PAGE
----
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Restructured: Segments of the Mid-Atlantic Ridge Formed During the Rift-to-Ridge Process

Diagram from the paper.

AGU’s journal editors provide summaries of recent papers in the form of Editors’ Highlights.

Source: Journal of Geophysical Research: Solid Earth

The process of continental breakup includes a significant amount of volcanic activity and the addition of magma to the continental crust. After the continent breaks apart, the passive margin transforms into a mid-ocean ridge spreading center which produces oceanic crust. It is of interest to determine if the division of the spreading center is influenced by the previous structure and size of magma concentration along the passive margin.

In 2023, Brandl and colleagues explored the composition and types of rocks beneath the surface of the east coast of the United States, up to depths of 10 to 20 kilometers. They used ocean bottom seismometers to make their measurements and discovered areas with increased magmatic activity at scales of 30 to 100 kilometers, with gaps as wide as 30 kilometers. This type of small-scale magmatic segmentation has not previously been observed, except in current continental rifts, while there has been some variation observed along other passive margins.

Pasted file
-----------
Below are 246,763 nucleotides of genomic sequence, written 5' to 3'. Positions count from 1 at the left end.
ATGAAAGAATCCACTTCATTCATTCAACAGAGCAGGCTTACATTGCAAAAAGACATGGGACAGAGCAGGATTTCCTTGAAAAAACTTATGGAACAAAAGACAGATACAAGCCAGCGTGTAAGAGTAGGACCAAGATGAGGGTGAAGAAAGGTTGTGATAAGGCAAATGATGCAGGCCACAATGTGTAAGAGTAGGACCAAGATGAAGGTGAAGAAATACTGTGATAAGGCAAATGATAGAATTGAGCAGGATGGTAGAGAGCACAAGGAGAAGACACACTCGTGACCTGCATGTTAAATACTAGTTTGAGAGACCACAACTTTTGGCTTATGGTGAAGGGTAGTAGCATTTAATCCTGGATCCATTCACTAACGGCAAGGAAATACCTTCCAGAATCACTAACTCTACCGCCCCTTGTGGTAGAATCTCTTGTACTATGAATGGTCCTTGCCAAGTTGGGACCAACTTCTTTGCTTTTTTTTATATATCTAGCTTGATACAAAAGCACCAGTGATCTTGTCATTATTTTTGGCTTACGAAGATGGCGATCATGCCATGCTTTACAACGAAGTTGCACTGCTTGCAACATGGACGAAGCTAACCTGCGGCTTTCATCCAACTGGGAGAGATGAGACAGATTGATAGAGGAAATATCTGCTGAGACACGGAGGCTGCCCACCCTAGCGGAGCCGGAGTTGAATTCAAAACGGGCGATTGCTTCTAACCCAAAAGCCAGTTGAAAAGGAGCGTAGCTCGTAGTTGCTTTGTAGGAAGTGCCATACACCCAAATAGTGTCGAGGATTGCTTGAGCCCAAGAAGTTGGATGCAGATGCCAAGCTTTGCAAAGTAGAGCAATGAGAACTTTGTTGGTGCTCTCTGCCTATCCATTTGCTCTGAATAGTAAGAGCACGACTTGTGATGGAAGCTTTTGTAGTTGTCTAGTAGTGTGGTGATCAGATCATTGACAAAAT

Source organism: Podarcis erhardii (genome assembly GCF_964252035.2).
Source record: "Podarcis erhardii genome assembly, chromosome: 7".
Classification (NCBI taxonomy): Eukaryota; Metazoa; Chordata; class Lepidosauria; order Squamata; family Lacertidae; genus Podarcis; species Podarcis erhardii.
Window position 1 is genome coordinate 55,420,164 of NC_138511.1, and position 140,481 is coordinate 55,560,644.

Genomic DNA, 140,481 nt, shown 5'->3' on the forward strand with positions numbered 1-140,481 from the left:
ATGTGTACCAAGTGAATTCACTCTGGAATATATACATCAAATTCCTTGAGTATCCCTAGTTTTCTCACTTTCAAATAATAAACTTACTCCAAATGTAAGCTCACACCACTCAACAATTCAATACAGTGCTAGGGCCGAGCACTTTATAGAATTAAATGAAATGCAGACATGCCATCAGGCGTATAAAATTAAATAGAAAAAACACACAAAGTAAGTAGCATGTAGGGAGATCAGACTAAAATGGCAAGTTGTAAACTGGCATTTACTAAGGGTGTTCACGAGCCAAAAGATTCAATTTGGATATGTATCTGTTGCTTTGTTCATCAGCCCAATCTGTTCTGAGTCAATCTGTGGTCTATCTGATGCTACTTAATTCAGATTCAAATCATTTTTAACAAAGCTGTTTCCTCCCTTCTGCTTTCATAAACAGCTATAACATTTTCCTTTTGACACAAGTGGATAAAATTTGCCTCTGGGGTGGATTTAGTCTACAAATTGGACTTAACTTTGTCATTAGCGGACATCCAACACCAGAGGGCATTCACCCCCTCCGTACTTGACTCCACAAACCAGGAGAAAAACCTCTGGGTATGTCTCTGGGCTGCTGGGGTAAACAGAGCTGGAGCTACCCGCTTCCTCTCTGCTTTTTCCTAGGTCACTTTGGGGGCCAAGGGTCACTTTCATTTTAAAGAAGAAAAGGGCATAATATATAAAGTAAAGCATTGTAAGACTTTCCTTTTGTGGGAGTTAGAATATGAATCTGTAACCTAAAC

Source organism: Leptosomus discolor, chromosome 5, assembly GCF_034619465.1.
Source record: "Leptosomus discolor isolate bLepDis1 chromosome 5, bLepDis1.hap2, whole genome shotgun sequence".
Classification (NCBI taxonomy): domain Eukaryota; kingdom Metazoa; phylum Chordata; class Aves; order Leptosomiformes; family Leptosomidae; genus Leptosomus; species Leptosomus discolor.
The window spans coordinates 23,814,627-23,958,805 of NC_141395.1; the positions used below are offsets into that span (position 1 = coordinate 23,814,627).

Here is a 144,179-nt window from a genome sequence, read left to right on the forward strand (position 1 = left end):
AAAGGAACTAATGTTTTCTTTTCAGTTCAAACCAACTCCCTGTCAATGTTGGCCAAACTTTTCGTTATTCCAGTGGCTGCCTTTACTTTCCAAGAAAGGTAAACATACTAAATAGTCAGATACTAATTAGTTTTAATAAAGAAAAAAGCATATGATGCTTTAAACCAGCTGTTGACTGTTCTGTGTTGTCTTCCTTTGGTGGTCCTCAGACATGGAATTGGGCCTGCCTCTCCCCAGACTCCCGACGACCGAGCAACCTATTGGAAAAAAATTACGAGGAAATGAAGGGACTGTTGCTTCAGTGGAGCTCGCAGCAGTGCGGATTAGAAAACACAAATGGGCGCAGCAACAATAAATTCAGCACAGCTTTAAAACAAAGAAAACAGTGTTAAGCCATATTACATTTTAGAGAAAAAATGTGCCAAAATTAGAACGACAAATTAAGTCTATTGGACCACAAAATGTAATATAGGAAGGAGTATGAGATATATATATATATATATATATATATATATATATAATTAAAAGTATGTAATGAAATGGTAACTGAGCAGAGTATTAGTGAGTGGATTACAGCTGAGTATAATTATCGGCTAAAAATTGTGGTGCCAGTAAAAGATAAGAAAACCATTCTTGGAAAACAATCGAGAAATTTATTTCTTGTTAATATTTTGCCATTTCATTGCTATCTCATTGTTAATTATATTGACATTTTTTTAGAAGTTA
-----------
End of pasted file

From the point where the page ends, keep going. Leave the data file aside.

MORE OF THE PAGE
This research, in addition to research conducted in the Main Ethiopian Rift, suggests that oblique rifting plays a significant role in directing extension and the formation of smaller magma segments. Interestingly, these magma breaks are in line with fracture zones of the Mid-Atlantic Ridge, indicating that the segmentation of the rift influences the later segmentation of the spreading center.

Citation: Brandl, C. C., Worthington, L. L., Magnani, M. B., Shillington, D. J., & Luckie, T. W. (2023). Discontinuous igneous addition along the Eastern North American Margin beneath the East Coast Magnetic Anomaly. Journal of Geophysical Research: Solid Earth, 128, e2023JB026459.

“Emilie Hooft, an Associate Editor at JGR: Solid Earth”

Text © 2023. The authors. CC BY-NC-ND 3.0

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